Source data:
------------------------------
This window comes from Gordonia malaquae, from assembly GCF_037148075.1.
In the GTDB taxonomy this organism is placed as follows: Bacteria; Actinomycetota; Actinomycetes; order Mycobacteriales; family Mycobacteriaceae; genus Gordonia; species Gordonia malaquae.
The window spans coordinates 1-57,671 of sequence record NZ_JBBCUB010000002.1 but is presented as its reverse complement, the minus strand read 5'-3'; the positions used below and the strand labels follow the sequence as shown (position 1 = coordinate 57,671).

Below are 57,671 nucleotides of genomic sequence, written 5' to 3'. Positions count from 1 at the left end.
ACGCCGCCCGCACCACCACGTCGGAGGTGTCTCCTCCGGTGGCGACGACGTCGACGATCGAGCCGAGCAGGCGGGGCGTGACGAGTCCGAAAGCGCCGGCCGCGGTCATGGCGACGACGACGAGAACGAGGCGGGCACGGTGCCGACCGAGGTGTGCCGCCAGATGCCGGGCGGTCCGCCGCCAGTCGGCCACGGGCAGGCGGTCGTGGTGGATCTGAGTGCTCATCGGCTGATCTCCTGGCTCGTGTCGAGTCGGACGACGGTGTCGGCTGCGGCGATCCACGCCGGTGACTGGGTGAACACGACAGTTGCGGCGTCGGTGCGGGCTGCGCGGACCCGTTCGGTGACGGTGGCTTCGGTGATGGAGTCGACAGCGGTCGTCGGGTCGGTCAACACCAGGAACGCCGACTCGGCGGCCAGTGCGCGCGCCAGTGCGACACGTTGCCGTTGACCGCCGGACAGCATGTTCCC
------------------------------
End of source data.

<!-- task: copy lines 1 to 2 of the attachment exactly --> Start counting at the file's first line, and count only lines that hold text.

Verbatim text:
This window comes from Gordonia malaquae, from assembly GCF_037148075.1.
In the GTDB taxonomy this organism is placed as follows: Bacteria; Actinomycetota; Actinomycetes; order Mycobacteriales; family Mycobacteriaceae; genus Gordonia; species Gordonia malaquae.